As a landlord, routine property inspections provide valuable insight regarding the maintenance of your property. Continue reading to learn more about the basics of property inspections and how they affect you as a landlord.  Does your property need some upgrades?  Adkins Building and Construction can help!

What is a property inspection?
A property inspection is a comprehensive evaluation of your property. Inspectors will thoroughly evaluate the cleanliness and condition of various rooms on your property, including the:

  • Lounge room
  • Bedrooms
  • Kitchen
  • Front/backyards
  • Garage

Each area will be examined, and notes will be taken about each one’s condition. The following fixtures will be evaluated:

  • Walls
  • Ceilings
  • Light fittings
  • Curtains
  • Windows
  • Smoke/CO2 alarms
  • Appliances

You will receive a written report that delineates any damage, wear, or repairs made to any part of your property. Your comprehensive report can include photos, but pictures cannot be taken of the client’s personal belongings or without their consent. Your report will also include recommendations on how to improve, repair, or maintain your property based on the reported information.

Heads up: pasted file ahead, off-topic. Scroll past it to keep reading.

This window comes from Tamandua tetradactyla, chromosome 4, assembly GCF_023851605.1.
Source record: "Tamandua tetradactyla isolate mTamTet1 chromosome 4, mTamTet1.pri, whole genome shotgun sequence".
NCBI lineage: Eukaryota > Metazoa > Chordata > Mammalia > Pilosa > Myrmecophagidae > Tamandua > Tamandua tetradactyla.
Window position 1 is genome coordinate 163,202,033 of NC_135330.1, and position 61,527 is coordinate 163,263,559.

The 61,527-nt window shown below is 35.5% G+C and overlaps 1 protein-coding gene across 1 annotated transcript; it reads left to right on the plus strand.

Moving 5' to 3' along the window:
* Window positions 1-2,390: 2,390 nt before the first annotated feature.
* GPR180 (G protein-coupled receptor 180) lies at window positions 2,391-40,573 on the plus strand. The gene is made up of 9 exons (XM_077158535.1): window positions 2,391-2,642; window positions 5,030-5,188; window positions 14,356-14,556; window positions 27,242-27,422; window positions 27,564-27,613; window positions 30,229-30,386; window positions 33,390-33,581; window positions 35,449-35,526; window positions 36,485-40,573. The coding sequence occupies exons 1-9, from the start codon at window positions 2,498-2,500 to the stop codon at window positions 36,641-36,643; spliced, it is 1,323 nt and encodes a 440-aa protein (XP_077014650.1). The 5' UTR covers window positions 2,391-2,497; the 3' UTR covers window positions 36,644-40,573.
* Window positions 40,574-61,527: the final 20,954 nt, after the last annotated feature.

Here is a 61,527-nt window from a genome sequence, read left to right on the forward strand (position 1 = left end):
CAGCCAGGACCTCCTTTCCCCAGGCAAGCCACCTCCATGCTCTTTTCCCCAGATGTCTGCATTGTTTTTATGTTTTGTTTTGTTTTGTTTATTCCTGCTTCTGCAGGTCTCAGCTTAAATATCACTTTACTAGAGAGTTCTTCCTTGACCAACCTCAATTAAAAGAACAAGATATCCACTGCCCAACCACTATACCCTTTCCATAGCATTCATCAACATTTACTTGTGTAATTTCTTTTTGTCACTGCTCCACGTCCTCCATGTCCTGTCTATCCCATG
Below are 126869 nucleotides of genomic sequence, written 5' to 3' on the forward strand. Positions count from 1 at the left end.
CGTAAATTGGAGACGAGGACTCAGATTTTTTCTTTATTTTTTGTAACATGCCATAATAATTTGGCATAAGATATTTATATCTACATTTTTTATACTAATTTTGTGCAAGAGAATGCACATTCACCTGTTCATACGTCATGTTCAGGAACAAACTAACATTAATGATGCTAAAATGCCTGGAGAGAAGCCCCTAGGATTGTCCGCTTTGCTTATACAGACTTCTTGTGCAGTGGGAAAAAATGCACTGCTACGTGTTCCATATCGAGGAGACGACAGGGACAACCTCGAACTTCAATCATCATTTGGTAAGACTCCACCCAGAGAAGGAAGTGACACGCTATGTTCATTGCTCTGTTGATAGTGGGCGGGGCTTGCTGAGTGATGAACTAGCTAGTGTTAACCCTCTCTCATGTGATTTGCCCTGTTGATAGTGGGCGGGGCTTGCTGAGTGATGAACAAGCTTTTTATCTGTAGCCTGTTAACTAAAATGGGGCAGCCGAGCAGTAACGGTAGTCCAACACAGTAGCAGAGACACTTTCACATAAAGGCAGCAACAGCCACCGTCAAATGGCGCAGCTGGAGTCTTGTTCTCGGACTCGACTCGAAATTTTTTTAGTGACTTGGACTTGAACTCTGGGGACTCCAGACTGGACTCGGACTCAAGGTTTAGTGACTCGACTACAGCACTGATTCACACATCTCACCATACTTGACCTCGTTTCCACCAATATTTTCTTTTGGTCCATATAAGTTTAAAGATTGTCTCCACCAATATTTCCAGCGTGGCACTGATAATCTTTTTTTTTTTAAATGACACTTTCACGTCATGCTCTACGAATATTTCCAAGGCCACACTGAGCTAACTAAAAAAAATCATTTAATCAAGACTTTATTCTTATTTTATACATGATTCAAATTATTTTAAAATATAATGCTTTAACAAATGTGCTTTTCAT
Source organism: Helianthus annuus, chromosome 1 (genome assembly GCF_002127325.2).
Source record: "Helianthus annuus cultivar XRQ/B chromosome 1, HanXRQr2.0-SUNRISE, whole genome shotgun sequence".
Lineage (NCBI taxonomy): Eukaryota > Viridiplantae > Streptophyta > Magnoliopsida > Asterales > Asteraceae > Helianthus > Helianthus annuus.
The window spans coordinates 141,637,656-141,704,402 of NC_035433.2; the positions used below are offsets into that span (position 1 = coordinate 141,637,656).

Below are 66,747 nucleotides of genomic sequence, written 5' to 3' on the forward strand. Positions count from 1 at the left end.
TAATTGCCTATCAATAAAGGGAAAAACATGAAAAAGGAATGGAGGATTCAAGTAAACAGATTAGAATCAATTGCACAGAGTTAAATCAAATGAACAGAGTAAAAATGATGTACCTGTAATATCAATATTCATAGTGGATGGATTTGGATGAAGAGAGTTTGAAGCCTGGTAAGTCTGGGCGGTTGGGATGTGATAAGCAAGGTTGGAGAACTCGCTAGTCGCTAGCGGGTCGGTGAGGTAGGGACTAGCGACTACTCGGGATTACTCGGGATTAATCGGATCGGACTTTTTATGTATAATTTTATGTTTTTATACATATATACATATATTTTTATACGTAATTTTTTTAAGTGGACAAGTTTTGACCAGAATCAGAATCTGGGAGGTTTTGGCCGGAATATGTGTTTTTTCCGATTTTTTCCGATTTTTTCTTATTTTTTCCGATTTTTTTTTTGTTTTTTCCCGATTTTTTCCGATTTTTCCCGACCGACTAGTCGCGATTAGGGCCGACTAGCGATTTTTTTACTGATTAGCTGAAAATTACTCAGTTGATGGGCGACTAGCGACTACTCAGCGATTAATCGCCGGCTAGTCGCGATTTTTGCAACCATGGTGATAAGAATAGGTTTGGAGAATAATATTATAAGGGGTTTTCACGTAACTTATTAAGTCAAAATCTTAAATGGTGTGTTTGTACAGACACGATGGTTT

Who conducts inspections?
Property inspections are most often handled by a property management company or real estate team.

How often will property inspections take place?
Property inspections will occur regularly, usually every three months. More thorough inspections will take place at the beginning and closing of a tenancy contract.

What happens when a tenant moves in? Vacates the property?
In-depth evaluations will take place before a tenant moves in and after they vacate the premises. In inspections before the tenancy, detailed notes will be made about room/appliance condition and will be referred to as a measure of the tenant’s maintenance quality.

When a tenant ends their contract, the property management company handling inspections will communicate detailed expectations to the tenant. Once the tenant leaves, the inspector will examine the property and compare the results to the original report made before the tenant moved in. By law, they are required to account for reasonable wear and tear on your property to be fair to the ex-tenant and the landlord.